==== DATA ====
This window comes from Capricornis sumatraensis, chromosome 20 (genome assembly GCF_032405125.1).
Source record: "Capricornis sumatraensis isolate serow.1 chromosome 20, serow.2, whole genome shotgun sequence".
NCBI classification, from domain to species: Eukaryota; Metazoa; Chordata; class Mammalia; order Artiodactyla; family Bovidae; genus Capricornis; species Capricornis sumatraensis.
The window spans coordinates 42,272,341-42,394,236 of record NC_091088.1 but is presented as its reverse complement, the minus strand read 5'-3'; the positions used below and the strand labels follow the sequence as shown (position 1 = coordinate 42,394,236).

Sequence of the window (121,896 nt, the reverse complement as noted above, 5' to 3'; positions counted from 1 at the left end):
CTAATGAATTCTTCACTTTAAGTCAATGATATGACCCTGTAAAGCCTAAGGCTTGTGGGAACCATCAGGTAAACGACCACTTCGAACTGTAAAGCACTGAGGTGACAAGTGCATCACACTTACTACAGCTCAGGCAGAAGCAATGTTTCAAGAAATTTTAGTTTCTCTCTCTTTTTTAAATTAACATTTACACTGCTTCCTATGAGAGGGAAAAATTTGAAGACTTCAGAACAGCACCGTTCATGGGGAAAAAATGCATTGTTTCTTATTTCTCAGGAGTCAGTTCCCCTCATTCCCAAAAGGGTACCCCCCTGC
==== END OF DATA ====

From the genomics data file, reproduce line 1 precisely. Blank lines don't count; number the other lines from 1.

This window comes from Capricornis sumatraensis, chromosome 20 (genome assembly GCF_032405125.1).